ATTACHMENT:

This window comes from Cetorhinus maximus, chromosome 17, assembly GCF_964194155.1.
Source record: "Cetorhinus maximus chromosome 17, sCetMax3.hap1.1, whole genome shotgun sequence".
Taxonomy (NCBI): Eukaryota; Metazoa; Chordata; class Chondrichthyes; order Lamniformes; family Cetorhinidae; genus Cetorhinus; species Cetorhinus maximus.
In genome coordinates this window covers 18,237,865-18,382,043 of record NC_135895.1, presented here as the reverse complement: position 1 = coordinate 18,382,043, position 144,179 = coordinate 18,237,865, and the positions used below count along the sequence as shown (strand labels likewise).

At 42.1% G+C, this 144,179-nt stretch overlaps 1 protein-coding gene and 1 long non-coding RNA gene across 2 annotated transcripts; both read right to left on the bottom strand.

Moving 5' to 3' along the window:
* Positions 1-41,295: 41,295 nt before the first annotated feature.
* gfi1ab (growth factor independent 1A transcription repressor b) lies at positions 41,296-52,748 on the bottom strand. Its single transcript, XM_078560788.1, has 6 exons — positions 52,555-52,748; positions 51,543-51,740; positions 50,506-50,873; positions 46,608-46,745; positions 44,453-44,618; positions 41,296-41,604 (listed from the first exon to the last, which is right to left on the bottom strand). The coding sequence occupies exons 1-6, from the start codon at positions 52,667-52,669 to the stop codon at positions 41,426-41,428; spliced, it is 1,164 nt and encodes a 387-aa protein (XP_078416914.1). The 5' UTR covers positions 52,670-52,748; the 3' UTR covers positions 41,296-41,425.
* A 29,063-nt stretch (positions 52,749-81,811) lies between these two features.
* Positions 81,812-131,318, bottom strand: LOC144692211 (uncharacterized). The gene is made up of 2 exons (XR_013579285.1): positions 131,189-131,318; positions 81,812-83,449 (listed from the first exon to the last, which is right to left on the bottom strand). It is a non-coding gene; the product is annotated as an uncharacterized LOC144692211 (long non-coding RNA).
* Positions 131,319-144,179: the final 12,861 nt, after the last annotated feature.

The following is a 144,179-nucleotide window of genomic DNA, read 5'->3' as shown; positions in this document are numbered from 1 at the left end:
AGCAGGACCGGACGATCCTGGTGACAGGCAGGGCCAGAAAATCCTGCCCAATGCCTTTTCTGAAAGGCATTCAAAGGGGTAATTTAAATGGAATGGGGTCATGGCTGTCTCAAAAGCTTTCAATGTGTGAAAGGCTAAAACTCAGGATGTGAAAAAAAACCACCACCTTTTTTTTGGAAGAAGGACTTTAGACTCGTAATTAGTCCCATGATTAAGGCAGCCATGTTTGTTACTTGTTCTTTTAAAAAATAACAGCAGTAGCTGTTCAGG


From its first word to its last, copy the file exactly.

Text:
This window comes from Cetorhinus maximus, chromosome 17, assembly GCF_964194155.1.
Source record: "Cetorhinus maximus chromosome 17, sCetMax3.hap1.1, whole genome shotgun sequence".
Taxonomy (NCBI): Eukaryota; Metazoa; Chordata; class Chondrichthyes; order Lamniformes; family Cetorhinidae; genus Cetorhinus; species Cetorhinus maximus.
In genome coordinates this window covers 18,237,865-18,382,043 of record NC_135895.1, presented here as the reverse complement: position 1 = coordinate 18,382,043, position 144,179 = coordinate 18,237,865, and the positions used below count along the sequence as shown (strand labels likewise).

At 42.1% G+C, this 144,179-nt stretch overlaps 1 protein-coding gene and 1 long non-coding RNA gene across 2 annotated transcripts; both read right to left on the bottom strand.

Moving 5' to 3' along the window:
* Positions 1-41,295: 41,295 nt before the first annotated feature.
* gfi1ab (growth factor independent 1A transcription repressor b) lies at positions 41,296-52,748 on the bottom strand. Its single transcript, XM_078560788.1, has 6 exons — positions 52,555-52,748; positions 51,543-51,740; positions 50,506-50,873; positions 46,608-46,745; positions 44,453-44,618; positions 41,296-41,604 (listed from the first exon to the last, which is right to left on the bottom strand). The coding sequence occupies exons 1-6, from the start codon at positions 52,667-52,669 to the stop codon at positions 41,426-41,428; spliced, it is 1,164 nt and encodes a 387-aa protein (XP_078416914.1). The 5' UTR covers positions 52,670-52,748; the 3' UTR covers positions 41,296-41,425.
* A 29,063-nt stretch (positions 52,749-81,811) lies between these two features.
* Positions 81,812-131,318, bottom strand: LOC144692211 (uncharacterized). The gene is made up of 2 exons (XR_013579285.1): positions 131,189-131,318; positions 81,812-83,449 (listed from the first exon to the last, which is right to left on the bottom strand). It is a non-coding gene; the product is annotated as an uncharacterized LOC144692211 (long non-coding RNA).
* Positions 131,319-144,179: the final 12,861 nt, after the last annotated feature.

The following is a 144,179-nucleotide window of genomic DNA, read 5'->3' as shown; positions in this document are numbered from 1 at the left end:
AGCAGGACCGGACGATCCTGGTGACAGGCAGGGCCAGAAAATCCTGCCCAATGCCTTTTCTGAAAGGCATTCAAAGGGGTAATTTAAATGGAATGGGGTCATGGCTGTCTCAAAAGCTTTCAATGTGTGAAAGGCTAAAACTCAGGATGTGAAAAAAAACCACCACCTTTTTTTTGGAAGAAGGACTTTAGACTCGTAATTAGTCCCATGATTAAGGCAGCCATGTTTGTTACTTGTTCTTTTAAAAAATAACAGCAGTAGCTGTTCAGG